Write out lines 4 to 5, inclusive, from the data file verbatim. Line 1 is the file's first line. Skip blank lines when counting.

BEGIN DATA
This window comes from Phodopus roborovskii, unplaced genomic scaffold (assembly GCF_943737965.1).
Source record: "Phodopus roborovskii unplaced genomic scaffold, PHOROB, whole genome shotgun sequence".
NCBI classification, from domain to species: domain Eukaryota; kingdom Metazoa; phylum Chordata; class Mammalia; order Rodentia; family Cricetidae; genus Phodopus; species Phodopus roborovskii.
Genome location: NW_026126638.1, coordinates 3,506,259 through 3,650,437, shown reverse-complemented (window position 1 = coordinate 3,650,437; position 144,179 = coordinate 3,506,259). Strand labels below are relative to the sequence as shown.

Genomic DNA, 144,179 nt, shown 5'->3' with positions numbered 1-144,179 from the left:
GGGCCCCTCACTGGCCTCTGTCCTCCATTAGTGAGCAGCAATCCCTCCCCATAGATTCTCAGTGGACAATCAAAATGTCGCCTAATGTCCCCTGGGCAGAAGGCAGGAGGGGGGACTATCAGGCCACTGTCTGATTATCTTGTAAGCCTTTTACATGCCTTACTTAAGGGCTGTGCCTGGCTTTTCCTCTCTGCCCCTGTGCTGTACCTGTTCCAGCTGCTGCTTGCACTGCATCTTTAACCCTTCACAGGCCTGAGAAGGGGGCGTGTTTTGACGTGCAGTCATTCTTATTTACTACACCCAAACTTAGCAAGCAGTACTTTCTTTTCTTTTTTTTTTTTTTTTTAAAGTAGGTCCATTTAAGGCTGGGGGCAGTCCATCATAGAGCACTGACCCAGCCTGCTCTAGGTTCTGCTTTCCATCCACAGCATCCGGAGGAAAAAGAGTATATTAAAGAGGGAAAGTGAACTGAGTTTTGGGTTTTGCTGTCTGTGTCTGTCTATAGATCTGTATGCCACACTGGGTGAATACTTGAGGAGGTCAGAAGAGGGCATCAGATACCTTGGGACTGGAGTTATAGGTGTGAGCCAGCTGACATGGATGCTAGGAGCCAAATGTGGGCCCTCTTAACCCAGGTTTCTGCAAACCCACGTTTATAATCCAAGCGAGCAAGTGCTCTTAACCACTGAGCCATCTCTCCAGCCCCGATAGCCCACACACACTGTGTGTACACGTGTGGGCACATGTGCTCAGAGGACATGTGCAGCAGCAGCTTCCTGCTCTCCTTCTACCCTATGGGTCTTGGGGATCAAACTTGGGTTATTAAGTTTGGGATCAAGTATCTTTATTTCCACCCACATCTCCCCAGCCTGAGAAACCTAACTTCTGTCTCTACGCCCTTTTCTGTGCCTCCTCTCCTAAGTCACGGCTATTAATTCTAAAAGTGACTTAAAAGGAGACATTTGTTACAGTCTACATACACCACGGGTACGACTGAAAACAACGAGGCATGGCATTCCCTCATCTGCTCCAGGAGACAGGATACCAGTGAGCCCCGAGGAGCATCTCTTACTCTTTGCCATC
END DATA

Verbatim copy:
Genome location: NW_026126638.1, coordinates 3,506,259 through 3,650,437, shown reverse-complemented (window position 1 = coordinate 3,650,437; position 144,179 = coordinate 3,506,259). Strand labels below are relative to the sequence as shown.

Genomic DNA, 144,179 nt, shown 5'->3' with positions numbered 1-144,179 from the left: